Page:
not a police procedural by now. Instead, it is a melodrama that
focuses on five women, money, power, sex and has more cliches than
you could imagine.
locales are nice, but this one runs a very long, predictable,
obvious, melodramatic and eventually tired eight episodes. If you
must watch it, start with the debut season and don't operate heavy
machinery while its on.
are no extras.
cynicism is a sign of a healthy society and a given society's ability
to deal honestly with its troubles are a big key to its survival.
Sidney Lumet's Prince Of
The City (1981) is one of
the greatest films of one of the greatest filmmakers of all time and
part of a long series of police dramas and character examinations of
the people and the system that are unequalled. In the face of often
infantilizing police procedurals on the small and big screen, these
films are as relevant as ever.
of his biggest epics, the underrated Treat Williams plays New York
Detective Danny Ciello, has him as part of a key investigative unit
where loyalty is a must, but when they get lax about these things, he
is asked to find corruption, though he has made some mistakes in this
regard just the same. Then the trouble begins.
167 minutes, it NEVER feels that long, never wastes a moment and has
had a loyal audience over the years (when VHS tapes arrives, it would
get rented like De Palma's Scarface
because you got a longer movie for the same rental price) and in some
ways, is the epic peak of so many Lumet films that had an uncanny
knack for capturing realism like very few filmmakers in cinema
history have. Because he is a journeyman filmmaker and not a
distinctive autuer (think Scorsese) and none of his films have been
rediscovered in a big way lately despite all the hits and classics he
is responsible for, he is not as remembered as he should be.
screening of this gem and you'll know how wrong that is!
is utterly convincing in what is the title role and the supporting
cast is almost unreal in its dead-on effectiveness and chemistry
including Jerry Orbach, Bob Balaban, Lindsay Crouse, James Tolkan,
Lee Richardson, Lance Henriksen, Cynthia Nixon, Lane Smith, Michael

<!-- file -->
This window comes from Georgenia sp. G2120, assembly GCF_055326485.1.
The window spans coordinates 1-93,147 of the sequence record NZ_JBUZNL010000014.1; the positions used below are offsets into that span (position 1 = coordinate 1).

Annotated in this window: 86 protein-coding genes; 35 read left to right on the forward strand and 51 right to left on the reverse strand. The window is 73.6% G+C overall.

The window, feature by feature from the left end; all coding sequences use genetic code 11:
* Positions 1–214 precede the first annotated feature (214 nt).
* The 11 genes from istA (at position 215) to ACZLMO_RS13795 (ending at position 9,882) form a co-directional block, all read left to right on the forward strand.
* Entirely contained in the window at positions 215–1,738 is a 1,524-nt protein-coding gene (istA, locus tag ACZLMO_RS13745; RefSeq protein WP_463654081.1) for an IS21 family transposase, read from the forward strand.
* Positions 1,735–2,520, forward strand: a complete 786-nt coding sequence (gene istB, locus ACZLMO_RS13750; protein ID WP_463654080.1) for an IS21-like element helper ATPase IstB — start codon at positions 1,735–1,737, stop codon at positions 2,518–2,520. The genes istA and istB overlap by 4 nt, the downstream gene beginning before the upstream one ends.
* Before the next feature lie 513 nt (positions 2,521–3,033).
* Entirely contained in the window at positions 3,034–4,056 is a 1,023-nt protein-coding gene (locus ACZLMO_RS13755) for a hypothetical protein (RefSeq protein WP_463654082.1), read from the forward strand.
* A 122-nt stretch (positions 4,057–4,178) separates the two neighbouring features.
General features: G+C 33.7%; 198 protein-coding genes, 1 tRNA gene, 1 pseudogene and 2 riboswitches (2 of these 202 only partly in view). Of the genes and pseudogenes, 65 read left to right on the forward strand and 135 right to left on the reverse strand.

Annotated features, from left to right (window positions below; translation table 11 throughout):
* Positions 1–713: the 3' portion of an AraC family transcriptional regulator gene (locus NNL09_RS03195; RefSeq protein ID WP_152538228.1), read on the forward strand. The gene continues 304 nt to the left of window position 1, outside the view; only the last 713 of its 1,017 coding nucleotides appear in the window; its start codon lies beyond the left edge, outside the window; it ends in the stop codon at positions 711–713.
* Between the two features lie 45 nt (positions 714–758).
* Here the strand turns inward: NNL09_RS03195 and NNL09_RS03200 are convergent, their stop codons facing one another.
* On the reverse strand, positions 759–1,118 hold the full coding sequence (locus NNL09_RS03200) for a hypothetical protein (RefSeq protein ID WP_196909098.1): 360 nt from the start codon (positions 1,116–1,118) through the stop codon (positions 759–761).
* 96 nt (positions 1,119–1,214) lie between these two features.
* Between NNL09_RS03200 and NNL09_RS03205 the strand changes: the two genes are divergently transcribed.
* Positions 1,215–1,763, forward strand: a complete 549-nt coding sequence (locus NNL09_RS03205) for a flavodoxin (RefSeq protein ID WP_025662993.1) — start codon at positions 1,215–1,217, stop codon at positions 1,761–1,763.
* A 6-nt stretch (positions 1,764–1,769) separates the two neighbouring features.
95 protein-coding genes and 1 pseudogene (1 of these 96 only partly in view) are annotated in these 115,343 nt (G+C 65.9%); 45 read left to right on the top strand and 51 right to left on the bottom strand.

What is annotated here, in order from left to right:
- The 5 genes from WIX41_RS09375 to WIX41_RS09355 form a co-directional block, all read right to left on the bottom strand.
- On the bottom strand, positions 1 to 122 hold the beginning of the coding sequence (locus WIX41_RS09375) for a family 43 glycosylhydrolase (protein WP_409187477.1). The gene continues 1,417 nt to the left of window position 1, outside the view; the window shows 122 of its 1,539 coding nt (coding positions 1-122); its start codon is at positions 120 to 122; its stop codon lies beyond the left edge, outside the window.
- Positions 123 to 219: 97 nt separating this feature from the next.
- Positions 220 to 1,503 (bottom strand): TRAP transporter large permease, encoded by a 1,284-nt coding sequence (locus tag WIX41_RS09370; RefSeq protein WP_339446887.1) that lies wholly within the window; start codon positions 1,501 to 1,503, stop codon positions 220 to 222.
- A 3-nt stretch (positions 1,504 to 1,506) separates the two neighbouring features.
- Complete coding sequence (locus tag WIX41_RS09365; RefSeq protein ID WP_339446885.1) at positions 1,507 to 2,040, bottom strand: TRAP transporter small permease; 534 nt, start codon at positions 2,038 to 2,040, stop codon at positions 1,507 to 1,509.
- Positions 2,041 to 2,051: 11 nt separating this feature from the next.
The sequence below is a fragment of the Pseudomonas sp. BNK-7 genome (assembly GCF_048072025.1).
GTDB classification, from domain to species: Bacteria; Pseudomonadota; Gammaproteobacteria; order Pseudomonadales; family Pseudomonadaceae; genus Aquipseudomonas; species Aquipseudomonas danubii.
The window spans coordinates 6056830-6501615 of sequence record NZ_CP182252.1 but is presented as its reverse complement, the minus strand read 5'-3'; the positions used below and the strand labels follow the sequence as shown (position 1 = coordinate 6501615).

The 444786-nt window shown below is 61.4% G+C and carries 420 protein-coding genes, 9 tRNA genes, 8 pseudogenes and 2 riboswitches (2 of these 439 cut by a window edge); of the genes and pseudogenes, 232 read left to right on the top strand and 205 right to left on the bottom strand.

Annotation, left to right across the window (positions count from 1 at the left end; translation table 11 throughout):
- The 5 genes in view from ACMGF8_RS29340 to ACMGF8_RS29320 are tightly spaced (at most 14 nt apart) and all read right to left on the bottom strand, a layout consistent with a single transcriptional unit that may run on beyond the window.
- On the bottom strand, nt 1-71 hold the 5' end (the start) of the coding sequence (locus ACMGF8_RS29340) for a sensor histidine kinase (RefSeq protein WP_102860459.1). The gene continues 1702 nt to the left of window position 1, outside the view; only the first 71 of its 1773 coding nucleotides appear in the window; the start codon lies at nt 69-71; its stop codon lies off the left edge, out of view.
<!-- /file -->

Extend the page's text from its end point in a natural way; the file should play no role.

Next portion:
Beckett, Burton Collins and plenty of other character actors you may
have seen somewhere before, but could not name. Even I had problems
naming them all, but like all classics, once the film starts, it just
keeps building up and getting better, better, better, better, richer
and is one of Lumet's tour de force films. That says something.
is one of three big screen adaptations of books based on real true
life stories by Robert Daley (followed by Michael Cimino's Year
Of The Dragon (1985,
reviewed elsewhere on this site and also issued on Blu-ray by Warner
Archive) with a screenplay co-written by Oliver Stone and Lumet's own
Night Falls On Manhattan
(1996)) and begins a sort of unacknowledged trilogy, but these are
films with a mature, adult approach that disappeared in the 1980s in
exchange for infantilized mall movies and other junk. I just wish
the extra footage that appeared on a TV broadcast of this film was in
the extras section. Otherwise, this is one of the best back catalog
releases of the year and is strongly recommended!!!
include an Original Theatrical Trailer Bloopers and vintage Making Of
featurette Prince Of The City: The Real Story.
Season Four (2020 - 2021)
continues the revival of the 1970s hit series that has somehow lasted
longer and picks up with the events of the previous season as covered
in our review at this link:
have included the pandemic, but it is a cynical and even robotic